Tile and stone sold in America comes from all over the world, so having written Key Standards for Tile is important for a good specification. ANSI (American National Standards Institute) and TCNA (Tile Council of North America) are the way we go “by the book” for the tile category, and I’ll be quoting from them here in italics.

Rectangular tile is popular, but design professionals and even installers may not know about standards for tile layout.  For example, although often specified, a “Brick” pattern where the end joints are offset 50% is not recommended, 33% is the maximum! For running bond/brick joint patterns utilizing tiles (square or rectangular) where the side being offset is greater than 18”, offset will be a maximum of 33% unless otherwise specified by the tile manufacturer. If an offset greater than 33% is specified, specifier and owner must approve mock-up and lippage [which] refers to differences in elevation between edges of adjacent tile modules.¹  In other words, lippage is when the edge of a tile is higher than the tile next to it so you have a “lip.” Lippage can be caused by tile warpage, substrate conditions or lighting.

Warpage and Lippage

Warpage is a normal result of the manufacturing process when heating and cooling can cause tile to be “domed” slightly higher in the middle.  When a 50% offset is used, the highest part of the tile is next to the lowest part of the adjacent one, causing a “lip” at the joint. The 33% offset minimizes this condition.

Substrate defects can also cause lippage, so low spots need to be filled in and high ones ground down before starting the job.  A traditional thick mortar bed (often called  “mud” although it’s fairly dry), can help the installer compensate for substrate irregularities or tile variation. Add a little  “mud” here, take a little away there, and you can create a relatively flat floor.  However, most tile installations today are not “mud”  but  “thin set” mortar, which cannot be used this way, although it is often assumed it can be. While very minor adjustments in height can be made, this method is not appropriate for adjusting the level or flatness of a surface – rather the tile will follow the plane of the substrate.²

Lighting can also be a factor as it can be with so many types of floor coverings. If the light hits the tile a certain way, a small amount of lippage that may be within Key Standards for Tile may look much worse than it is because of shadows.

How much lippage is acceptable?

For tile with grout joints less than ¼”, allowable lippage is 1/32″, plus the inherent tile warpage.  This is where the “credit card test” comes from. A single credit card is about 1/32″ thick so they are often used for a lippage “spot check.”  I recently saw an installation of a 6″x 24″ “wood look” tile that had some chips at the edges.  I measured two credit card thicknesses of lippage, and since it was installed with a 50% offset, it was not covered under warrantee.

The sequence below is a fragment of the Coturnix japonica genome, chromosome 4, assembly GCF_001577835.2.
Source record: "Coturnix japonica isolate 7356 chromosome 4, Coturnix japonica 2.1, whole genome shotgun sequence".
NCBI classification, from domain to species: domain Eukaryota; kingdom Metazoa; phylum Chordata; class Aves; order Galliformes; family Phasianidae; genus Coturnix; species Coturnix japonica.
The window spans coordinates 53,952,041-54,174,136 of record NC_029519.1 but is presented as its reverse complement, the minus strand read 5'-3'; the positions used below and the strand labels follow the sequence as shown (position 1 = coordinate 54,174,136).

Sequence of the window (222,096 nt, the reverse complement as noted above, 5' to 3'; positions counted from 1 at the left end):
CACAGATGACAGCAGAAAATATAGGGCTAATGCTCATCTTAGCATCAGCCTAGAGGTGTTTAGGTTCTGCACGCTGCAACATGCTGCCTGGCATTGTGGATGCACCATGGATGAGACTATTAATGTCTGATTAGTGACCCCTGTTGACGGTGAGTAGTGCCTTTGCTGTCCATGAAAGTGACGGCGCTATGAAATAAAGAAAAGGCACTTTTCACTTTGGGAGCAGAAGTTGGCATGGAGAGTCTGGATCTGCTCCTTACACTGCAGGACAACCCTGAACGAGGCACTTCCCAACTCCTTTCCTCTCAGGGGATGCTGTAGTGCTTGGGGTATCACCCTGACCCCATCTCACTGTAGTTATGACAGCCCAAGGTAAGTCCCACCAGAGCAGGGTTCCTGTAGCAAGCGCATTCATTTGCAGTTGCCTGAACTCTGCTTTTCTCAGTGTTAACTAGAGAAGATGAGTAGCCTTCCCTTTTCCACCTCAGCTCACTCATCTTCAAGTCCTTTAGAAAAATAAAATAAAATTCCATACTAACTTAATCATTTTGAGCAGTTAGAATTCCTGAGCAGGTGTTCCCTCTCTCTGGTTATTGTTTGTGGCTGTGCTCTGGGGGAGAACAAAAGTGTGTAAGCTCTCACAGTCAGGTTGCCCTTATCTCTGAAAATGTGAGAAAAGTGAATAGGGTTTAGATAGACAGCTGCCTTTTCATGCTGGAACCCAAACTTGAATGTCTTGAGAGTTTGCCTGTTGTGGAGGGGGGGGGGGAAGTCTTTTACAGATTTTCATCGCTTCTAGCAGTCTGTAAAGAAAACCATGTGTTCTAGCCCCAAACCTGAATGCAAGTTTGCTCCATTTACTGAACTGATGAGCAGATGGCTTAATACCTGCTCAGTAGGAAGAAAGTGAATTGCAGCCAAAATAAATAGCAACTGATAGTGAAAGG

How to prevent it?

Wider grout joints can minimize lippage.  For running bond/brick joint patterns utilizing tiles with any side greater than 15″, the grout joint shall be, on average, a minimum of 1/8″ wide for rectified tiles, minimum of 3/16″ wide for non-rectified¹.  A big challenge in this regard is the trend towards thinner grout joints. Many designers prefer less than 1/8 for a more “seamless”  look, but that’s easier said than done sometimes! Rectified tile has a square edge, so lippage is much more of a concern because there is nothing to hide the effect, while a non-rectified tile edge may be rounded, helping to hide a slight lippage. It’s the same in vinyl tile and wood floors, a square edge is much less forgiving than a beveled edge.

As part of an inspection of the tile before installation, “dry lay”  a large area of tile to examine the material for quality, set up the layout and prepare for the installation before spreading mortar. Specify at least 5% overage so the installer can “cull” tiles that are out of spec and the client gets some attic stock for any future repairs.

Specifying the right offset, substrate preparation including the type of mortar, site conditions such as lighting, examination of the tile before installation and proper grout joint width are some Key Standards for Tile. All of these factors need to be addressed to prevent lippage and create the flat floor or wall that the client expects.  The expertise of the installer has a lot to do with all of these factors, so use experienced tile contractors that are well versed in these variables.  The Spartan team has access to a lot of tile specialists in our industry, so don’t be afraid to ask us for help when you need it.

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  1. – quoting from ANSI
  2. – quoting from TCNA


Christopher Capobianco covers the NY Metro and Connecticut area for Spartan.  He’s a fourth-generation floor coverer whose family has been in the business since the 1930s. For 36 of the last 43 years, he’s had roles in retail, distributor, and manufacturer sales.  The other seven years were spent in floor covering training and technical support.  He also has been a part time columnist for various flooring magazines since 1988 and is a long-time member of the ASTM Committee on resilient flooring. You can reach him here.